Meanwhile, somebody had the brilliant idea to start an ambitious remodeling project. Suddenly everything was a disaster. There were boxes, sheetrock dust, junk, splinters of 2x4s, shards of tiles, and whatnot all over the house.
Life was quite disappointing at the Miller house. Nobody was very happy about it.
Meanwhile, the chicks grew. And, coincidentally, so did the grasshoppers.
One day the Farm Woman deemed the chicks big enough to be moved outside, into the chicken tractor, the summer house, as it were, that her excellent gentleman-farmer husband, Mr. No-I-Don’t-Want-Any-Pigs-Thank-You-Very-Much. They grew slowly (the chicks, that is, because–as you know–there were no pigs), and showed their intelligence one by one by slipping out of the chicken tractor through hidden Icelandic-chicken-sized gaps, and they began to discover the delights of roaming the small farmette unsupervised.
One could, at a glance, spot their glee. Actually, it was contagious and amusing and dear to the Farm Woman, who spent probably more time than was healthy, also trying to flee her household responsibilities, watching these free-spirits. This free life was–one felt–what they were created to do. To be.(The chickens, and the woman.) The Farm Woman felt a kinship with the chickens, in that they would rather be free outside, than inside, say–working on a kitchen remodel during the golden hours of autumn. 🙁 blaaaaa
Their joy was complete–the joy of the chickens, and also the joy of the Farm Woman, herself. All was well.
Meanwhile, the grasshoppers on the farmette grew to large numbers and sizes. As expected, they decimated the pitiful Farm Woman’s crops, especially in the hoop house, where the favored heirloom tomatoes and peppers and teeny tiny miniature Mexican sour gherkins and other vegetables grew. The woman did see many garden spiders, spinning webs and catching grasshoppers, and she felt a miniscule amount of hope at this, but the number of spiders was not large enough to make a dent in the number of ‘hoppers.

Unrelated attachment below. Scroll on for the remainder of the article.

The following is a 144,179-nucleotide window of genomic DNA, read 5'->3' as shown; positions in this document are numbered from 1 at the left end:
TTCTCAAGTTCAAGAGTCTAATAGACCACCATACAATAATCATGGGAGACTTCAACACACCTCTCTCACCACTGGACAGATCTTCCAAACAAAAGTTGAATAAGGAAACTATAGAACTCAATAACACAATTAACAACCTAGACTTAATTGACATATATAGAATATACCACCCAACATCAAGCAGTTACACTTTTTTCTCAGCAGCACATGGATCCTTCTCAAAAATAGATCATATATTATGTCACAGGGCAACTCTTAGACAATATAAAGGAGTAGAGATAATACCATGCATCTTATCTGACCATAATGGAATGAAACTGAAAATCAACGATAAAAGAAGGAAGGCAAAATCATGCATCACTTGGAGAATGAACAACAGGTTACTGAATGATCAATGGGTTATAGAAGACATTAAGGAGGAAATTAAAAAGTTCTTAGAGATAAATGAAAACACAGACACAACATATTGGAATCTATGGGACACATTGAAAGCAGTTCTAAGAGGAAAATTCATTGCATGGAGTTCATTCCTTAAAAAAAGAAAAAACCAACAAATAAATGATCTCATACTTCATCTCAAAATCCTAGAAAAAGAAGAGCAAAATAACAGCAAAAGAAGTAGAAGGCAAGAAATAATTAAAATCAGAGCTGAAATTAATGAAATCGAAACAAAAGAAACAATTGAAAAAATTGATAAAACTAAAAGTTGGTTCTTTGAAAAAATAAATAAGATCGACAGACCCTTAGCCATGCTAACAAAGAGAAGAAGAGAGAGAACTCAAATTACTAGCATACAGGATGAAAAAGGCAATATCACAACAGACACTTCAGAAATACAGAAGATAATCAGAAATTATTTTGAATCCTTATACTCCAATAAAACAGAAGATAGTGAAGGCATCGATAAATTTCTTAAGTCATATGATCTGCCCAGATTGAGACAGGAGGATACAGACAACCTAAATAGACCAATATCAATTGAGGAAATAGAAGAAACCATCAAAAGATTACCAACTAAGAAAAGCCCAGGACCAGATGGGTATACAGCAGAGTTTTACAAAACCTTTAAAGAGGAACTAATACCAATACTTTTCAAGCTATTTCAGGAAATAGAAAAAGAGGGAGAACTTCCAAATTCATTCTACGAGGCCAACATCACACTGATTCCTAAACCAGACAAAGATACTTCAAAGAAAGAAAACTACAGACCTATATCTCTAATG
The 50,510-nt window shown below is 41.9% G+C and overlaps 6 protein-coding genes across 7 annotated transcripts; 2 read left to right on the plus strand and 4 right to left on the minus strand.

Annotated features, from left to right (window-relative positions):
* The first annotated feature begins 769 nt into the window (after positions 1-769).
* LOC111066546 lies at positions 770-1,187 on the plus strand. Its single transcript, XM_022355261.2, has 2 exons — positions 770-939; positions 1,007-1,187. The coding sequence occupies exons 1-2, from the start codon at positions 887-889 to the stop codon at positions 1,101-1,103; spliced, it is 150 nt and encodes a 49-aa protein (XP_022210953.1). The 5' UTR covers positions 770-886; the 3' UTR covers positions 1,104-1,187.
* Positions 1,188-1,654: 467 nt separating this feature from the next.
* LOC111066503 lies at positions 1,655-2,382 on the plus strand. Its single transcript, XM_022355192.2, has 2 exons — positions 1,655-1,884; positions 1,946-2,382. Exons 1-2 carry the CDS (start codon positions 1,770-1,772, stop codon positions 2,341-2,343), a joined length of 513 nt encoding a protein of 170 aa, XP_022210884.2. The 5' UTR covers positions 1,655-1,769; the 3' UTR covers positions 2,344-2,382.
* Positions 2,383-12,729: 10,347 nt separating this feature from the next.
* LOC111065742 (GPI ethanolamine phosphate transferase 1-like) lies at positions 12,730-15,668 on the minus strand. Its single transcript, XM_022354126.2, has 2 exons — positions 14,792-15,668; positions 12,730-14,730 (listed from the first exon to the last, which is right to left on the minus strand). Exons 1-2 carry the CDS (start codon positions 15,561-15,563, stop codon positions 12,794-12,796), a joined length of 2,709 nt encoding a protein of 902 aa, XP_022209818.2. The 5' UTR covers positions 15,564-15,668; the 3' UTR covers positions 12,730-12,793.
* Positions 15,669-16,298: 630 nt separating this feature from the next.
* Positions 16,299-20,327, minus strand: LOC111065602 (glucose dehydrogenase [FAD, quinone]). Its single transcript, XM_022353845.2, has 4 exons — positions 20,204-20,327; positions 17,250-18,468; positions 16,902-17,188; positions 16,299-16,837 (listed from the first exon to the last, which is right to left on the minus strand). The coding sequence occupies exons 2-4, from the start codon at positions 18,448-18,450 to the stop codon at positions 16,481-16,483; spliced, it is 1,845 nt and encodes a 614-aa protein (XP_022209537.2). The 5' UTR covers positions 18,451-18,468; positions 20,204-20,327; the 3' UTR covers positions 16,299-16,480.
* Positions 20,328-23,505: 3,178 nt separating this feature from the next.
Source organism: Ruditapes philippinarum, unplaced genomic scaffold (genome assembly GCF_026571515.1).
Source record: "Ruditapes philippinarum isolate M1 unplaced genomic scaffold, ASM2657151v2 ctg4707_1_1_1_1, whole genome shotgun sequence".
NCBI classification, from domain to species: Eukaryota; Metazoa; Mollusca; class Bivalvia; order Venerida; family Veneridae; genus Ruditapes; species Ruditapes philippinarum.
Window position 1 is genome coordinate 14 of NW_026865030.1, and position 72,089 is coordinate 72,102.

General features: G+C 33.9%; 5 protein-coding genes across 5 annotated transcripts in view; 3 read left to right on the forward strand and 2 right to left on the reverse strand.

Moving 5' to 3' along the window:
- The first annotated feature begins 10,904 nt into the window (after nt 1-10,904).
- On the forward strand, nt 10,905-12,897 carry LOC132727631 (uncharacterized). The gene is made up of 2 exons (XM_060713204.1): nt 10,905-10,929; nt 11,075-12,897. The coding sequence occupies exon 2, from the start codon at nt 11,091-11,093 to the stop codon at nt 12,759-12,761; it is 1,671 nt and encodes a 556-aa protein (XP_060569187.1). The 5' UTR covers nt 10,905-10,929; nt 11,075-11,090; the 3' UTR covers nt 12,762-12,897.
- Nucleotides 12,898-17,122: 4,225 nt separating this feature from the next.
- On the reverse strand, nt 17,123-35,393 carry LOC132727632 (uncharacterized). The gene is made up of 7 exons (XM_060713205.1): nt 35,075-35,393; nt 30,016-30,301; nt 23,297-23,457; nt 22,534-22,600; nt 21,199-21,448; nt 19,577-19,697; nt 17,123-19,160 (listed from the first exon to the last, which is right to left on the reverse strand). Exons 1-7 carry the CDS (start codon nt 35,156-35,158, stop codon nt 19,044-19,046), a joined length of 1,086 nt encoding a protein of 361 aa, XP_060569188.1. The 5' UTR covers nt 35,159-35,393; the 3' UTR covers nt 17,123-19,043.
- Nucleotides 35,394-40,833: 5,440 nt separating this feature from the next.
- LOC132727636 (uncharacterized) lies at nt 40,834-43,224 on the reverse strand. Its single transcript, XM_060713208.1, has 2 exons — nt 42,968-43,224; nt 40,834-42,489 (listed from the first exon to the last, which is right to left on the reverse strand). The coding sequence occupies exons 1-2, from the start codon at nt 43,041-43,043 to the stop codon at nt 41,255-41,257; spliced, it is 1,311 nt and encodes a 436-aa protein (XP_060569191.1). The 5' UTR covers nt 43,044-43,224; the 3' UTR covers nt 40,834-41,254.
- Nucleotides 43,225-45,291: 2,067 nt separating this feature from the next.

She knew, with a heavy heart, that this was so, and that her lovely plants really were doomed.
There were not enough bricks on the place–nay, in the world–to kill all those voracious grasshoppers. The Farm Woman spent lots of time away, foraging for food to sell and to eat, away from the farmette. Such was her dismay.
The grasshoppers had become real pests, hitting her in the face and arms with juicy “splat!”s whenever she walked through the hoop house. Her beautiful vegetables were being destroyed, right and left, fore and aft. She pulled her hair and gnashed her teeth against them. But there was nothing else she could do. She noticed that her beautiful zinnias and piquant sour gherkin vines were now reduced to only sad broken stems, and she feared the worst.
But that’s not all. The Farm Woman was also distracted from the distressing state of her hoop house crops by her worries about the darling young Icelandic chickens, which roamed so freely now. She knew that any predator would relish one of them for dinner, but they were small and quick, and seemed more intelligent, in fact, than her traditional flock, so she was hopeful. And they grew. They went everywhere. She spotted them in the orchard, snapping up bugs among the windfall apples. She walked in on them many times as they quietly moved through the hoop house, eating, darting, looking very fit and satisfied and smug. She saw them working their way through her garden, digging in the dirt for bugs. They didn’t do any damage to her crops, and they were (admittedly) the new darlings on the place, so she let them be.